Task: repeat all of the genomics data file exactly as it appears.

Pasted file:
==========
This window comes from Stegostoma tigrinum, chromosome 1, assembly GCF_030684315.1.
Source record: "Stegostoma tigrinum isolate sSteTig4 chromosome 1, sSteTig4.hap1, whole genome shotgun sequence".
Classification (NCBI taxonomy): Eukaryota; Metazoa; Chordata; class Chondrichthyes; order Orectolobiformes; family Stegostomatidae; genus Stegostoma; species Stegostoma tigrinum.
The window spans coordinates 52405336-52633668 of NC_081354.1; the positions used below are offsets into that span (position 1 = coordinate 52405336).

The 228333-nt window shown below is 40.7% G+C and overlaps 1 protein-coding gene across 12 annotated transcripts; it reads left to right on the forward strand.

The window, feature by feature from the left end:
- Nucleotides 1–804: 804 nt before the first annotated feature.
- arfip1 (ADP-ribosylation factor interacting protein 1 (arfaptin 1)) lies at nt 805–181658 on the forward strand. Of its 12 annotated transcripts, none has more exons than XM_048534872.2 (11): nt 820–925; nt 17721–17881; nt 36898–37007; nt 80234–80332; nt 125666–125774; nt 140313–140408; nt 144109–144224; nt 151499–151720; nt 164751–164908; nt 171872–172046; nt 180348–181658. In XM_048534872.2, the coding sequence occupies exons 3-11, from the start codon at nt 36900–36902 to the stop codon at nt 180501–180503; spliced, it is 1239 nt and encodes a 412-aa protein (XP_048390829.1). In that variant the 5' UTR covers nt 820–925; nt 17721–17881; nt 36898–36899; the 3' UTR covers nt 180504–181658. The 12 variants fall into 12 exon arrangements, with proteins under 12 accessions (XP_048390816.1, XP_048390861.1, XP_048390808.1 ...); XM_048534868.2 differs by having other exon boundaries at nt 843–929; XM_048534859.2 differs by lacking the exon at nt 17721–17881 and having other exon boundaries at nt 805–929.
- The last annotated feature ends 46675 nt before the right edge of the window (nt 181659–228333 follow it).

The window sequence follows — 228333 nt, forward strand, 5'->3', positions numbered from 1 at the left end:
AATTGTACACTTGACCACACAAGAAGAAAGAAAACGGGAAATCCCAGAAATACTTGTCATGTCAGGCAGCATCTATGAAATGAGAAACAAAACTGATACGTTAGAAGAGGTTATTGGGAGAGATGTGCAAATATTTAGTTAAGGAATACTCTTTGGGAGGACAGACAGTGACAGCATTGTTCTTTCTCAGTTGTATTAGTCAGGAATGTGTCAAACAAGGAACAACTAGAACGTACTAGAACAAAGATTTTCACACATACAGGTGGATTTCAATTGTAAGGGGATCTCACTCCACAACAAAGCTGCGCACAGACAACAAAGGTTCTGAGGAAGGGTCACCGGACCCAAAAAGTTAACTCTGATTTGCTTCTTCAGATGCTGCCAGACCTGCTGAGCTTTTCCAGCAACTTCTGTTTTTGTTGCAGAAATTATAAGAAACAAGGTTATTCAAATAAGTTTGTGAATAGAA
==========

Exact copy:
This window comes from Stegostoma tigrinum, chromosome 1, assembly GCF_030684315.1.
Source record: "Stegostoma tigrinum isolate sSteTig4 chromosome 1, sSteTig4.hap1, whole genome shotgun sequence".
Classification (NCBI taxonomy): Eukaryota; Metazoa; Chordata; class Chondrichthyes; order Orectolobiformes; family Stegostomatidae; genus Stegostoma; species Stegostoma tigrinum.
The window spans coordinates 52405336-52633668 of NC_081354.1; the positions used below are offsets into that span (position 1 = coordinate 52405336).

The 228333-nt window shown below is 40.7% G+C and overlaps 1 protein-coding gene across 12 annotated transcripts; it reads left to right on the forward strand.

The window, feature by feature from the left end:
- Nucleotides 1–804: 804 nt before the first annotated feature.
- arfip1 (ADP-ribosylation factor interacting protein 1 (arfaptin 1)) lies at nt 805–181658 on the forward strand. Of its 12 annotated transcripts, none has more exons than XM_048534872.2 (11): nt 820–925; nt 17721–17881; nt 36898–37007; nt 80234–80332; nt 125666–125774; nt 140313–140408; nt 144109–144224; nt 151499–151720; nt 164751–164908; nt 171872–172046; nt 180348–181658. In XM_048534872.2, the coding sequence occupies exons 3-11, from the start codon at nt 36900–36902 to the stop codon at nt 180501–180503; spliced, it is 1239 nt and encodes a 412-aa protein (XP_048390829.1). In that variant the 5' UTR covers nt 820–925; nt 17721–17881; nt 36898–36899; the 3' UTR covers nt 180504–181658. The 12 variants fall into 12 exon arrangements, with proteins under 12 accessions (XP_048390816.1, XP_048390861.1, XP_048390808.1 ...); XM_048534868.2 differs by having other exon boundaries at nt 843–929; XM_048534859.2 differs by lacking the exon at nt 17721–17881 and having other exon boundaries at nt 805–929.
- The last annotated feature ends 46675 nt before the right edge of the window (nt 181659–228333 follow it).

The window sequence follows — 228333 nt, forward strand, 5'->3', positions numbered from 1 at the left end:
AATTGTACACTTGACCACACAAGAAGAAAGAAAACGGGAAATCCCAGAAATACTTGTCATGTCAGGCAGCATCTATGAAATGAGAAACAAAACTGATACGTTAGAAGAGGTTATTGGGAGAGATGTGCAAATATTTAGTTAAGGAATACTCTTTGGGAGGACAGACAGTGACAGCATTGTTCTTTCTCAGTTGTATTAGTCAGGAATGTGTCAAACAAGGAACAACTAGAACGTACTAGAACAAAGATTTTCACACATACAGGTGGATTTCAATTGTAAGGGGATCTCACTCCACAACAAAGCTGCGCACAGACAACAAAGGTTCTGAGGAAGGGTCACCGGACCCAAAAAGTTAACTCTGATTTGCTTCTTCAGATGCTGCCAGACCTGCTGAGCTTTTCCAGCAACTTCTGTTTTTGTTGCAGAAATTATAAGAAACAAGGTTATTCAAATAAGTTTGTGAATAGAA